World Fantasy Convention!

Well, it’s official; I’ve paid my money and everything. I’m going to this year’s World Fantasy convention, and I’m not at all sure how to prepare. It’s the sort of event I should have been attending for years now, and being able to do stuff like this is a fortunate side-effect of living in North America.

On that subject, aren’t these things supposed to have wacky names that end in ‘con’?

So what is this convention? As far as I can tell, it’s an event where boatloads of writers and publishers and agents and other industry folk gather for three days of… stuff. Elbow-rubbing. Looking for deals. Writers trying to get published, publishers trying to find writers that don’t suck. Panel discussions and whatnot. A few key people who are paid to come and encourage the masses. Others who have come simply for the love of the genre.

If all that sounds pretty vague, it’s because I’ve never been part of one of these things before. It’s an important part of my chosen profession, however, and contacts I make at this thing could turn my career. Or not. Or maybe I’ll make an impression with someone that pays off years from now. You never know.

I do know it pays to be prepared. To have things to hand to publishers and agents that they will love, things that at a glance will tell them that they are just dying to read my novel. “Stop the presses!” they will shout into mobile phones, “we have to rearrange the 2010 catalog!”

Another opportunity I have is to impress people in person in ways that anonymous submissions never can. I can talk to important people and leave them thinking “That guy’s an intelligent, articulate guy with a refreshing vision of the fantasy novel.” This will simultaneously be the easiest and most difficult thing for me to do. Once I get into a conversation with the right people, I’m sure I’ll do well. (I’ve been lying awake at night devising my elevator pitch.) The thing is, I’m really, really bad at getting into those conversations in the first place. I’ve been to other industry conventions and utterly bombed at networking (even at the conference about networks).

So, anyone out there have any suggestions? Both for specifics that I should take with me and for the more general hob-bobbing? Any help will be greatly appreciated!

Programming Note

I’ve put in a new anti-spam layer in the comments. It’s supposed to nip spam in the bud before it even reaches the spam-catcher I already have in place. Almost no spam has been getting through to your eyes, but behind the scenes the comments have been building up, and this should simplify administration of the site. In addition the new spam layer helps prevent robots from scraping email addresses off the site and other antisocial behavior (not that I will depend on that stuff). The name of the Plugin is “Bad Behavior”, for those who might want to try it out.

The system uses a variety of techniques that are supposed to be completely invisible to you, but please let me know if you have any trouble leaving comments. My email address is addy

Lite Brite

Last night as my sweetie and I were sharing a big salad and watching TV, she turned to me and said, “We should do Lite Brite!” I readily agreed. I had never seen an actual Lite Brite in action.

You remember Lite Brite, don’t you? It is a backlit frame into which you can stick translucent plastic pegs. The colored pegs glow merrily. Lite Brite! You can paint with light! the jingle went (approximately).

I had given the Lite Brite a lot of thought back when I was roughly four years old, and occasionally thereafter. I only remember little bits and pieces of the kids’ program Captain Kangaroo, but I remember the Lite Brite ads that supported the good Captain and his loyal sidekick, Mr. Greenjeans. I remember the ads very well, because it was one of the earliest engineering challenges I ever tackled. How the heck did the dang thing WORK?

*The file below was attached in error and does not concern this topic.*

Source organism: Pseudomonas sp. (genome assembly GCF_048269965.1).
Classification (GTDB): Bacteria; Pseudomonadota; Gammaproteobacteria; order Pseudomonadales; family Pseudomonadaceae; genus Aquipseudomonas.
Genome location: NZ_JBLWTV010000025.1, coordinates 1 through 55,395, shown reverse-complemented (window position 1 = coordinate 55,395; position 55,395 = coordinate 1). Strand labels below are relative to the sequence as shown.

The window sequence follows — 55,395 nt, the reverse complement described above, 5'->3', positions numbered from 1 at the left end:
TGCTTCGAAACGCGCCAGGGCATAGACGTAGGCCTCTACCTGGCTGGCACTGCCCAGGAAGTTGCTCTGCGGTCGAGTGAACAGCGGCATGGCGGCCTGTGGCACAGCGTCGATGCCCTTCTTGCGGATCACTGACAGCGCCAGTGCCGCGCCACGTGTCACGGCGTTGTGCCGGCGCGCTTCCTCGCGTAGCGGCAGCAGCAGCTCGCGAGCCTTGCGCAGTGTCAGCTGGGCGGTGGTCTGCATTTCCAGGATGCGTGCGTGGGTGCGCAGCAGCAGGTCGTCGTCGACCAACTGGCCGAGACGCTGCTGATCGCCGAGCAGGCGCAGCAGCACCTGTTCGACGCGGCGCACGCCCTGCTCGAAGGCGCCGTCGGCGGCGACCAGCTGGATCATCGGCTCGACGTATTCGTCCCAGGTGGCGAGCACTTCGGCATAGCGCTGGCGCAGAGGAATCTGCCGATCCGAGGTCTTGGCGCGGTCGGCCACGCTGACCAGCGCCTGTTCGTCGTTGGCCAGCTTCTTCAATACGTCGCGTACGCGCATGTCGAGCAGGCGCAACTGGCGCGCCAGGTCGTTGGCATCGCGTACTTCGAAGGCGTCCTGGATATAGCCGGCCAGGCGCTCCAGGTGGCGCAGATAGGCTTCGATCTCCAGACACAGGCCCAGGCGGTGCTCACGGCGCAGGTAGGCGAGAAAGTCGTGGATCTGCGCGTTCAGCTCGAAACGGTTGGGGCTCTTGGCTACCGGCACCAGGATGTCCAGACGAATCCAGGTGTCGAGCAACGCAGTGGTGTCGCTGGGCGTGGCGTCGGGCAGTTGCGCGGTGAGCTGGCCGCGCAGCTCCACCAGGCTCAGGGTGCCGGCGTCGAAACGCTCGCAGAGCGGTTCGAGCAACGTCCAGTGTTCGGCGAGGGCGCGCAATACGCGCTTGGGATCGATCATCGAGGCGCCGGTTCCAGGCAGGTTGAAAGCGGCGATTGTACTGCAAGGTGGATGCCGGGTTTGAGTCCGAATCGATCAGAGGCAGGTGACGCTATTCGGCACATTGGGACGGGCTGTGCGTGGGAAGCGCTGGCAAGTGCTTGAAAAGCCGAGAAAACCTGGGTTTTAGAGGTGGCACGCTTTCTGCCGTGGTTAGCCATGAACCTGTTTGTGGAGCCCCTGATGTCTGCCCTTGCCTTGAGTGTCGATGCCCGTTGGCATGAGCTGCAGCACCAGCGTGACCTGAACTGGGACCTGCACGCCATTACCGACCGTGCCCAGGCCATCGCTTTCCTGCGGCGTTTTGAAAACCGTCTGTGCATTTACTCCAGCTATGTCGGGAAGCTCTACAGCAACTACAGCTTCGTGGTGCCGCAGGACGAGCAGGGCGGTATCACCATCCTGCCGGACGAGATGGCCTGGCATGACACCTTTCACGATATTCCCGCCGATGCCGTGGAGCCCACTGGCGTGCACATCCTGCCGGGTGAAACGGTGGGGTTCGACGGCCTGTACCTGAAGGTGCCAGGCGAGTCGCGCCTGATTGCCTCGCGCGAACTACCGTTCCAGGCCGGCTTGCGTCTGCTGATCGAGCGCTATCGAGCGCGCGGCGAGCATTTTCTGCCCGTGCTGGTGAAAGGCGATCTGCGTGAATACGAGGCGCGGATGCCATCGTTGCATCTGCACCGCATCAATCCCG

Lite Brite Masterpiece: Ducks

Lite Brite Masterpiece: Ducks

In the ads, the pegs are pushed into a black surface and light up. Sweet! obviously there is something backlit and when a peg is pushed in it glows. At first I tried to come up with a system where pegs could be placed anywhere, and stay in place. And then came the real engineering challenge: making the holes close back up when the peg was removed. This last feature was obvious—otherwise the toy would not be reusable, and the smallest mistake meant you ruined everything.

After more careful observation, I saw that the pegs were always in a grid pattern on the board. So, I realized, there was a grid of holes that the pegs could be punched into. With that knowledge, I imagined a system with little spring-loaded doors for each hole. Push the peg in, the flap opens and light comes through. Pull it out, and the flap closes. I watched the ads closely for any sign of the doors. There was none. The black surface seemed completely uniform. Perplexing. Over the years I mentally fiddled with different designs for the Lite Brite doors that would not be prone to light leaks.

Fast-forward forty years, when I came to live with someone who owns an honest-to-God Lite Brite. At last the Engineering mystery would be resolved.

The answer: black paper. No doors, no flaps, no self-repairing gelatinous layers. You mount opaque paper over the grid and punch holes in it with the pegs. There is no undo. The black papers that come with the LIte Brite have little letters printed on them, for color-by-numbers fun. And really, can you imagine how long the delicate little mechanisms I had been imagining since my very first days of TV watching would have lasted? In my gut I knew that there had to be a simpler answer, but I never let go of my assumption that you could take the pegs back out again.

We sat on the floor, my sweetie and I, taking turns punching in the little pegs (I had trouble differentiating the pink and orange ones before punching them in), and had a good ol’ time. When we were done we kept the Lite Brite plugged in to bask in the glory of our masterpiece. And it was good.


The God of Small Things

I picked up The God of Small Things by Arundhati Roy off the shelf at a thrift store. “Winner of the Booker Prize,” The cover said in tastefully-restrained block capitals. Winning a major literary award is often a good sign but not always. Sometimes I think an Emporer’s New Clothes Effect takes hold and the judges are ashamed to admit that the opaque prose left them baffled, so they give a prize to a mixed-up jumble of words. Not so in this case. This was a good story written with a clear if creative voice.

Near the beginning of the book (but not the beginning of the story) we are at the funeral of Little Sophie Mol, Loved from the Beginning. Something has happened, something Horrible, but even though it is only days past it has become Something No One Talks About. When Ammu, mother of two-egg twins, goes to the police station and says, “I killed him,” even the police do not want to talk about what happened anymore.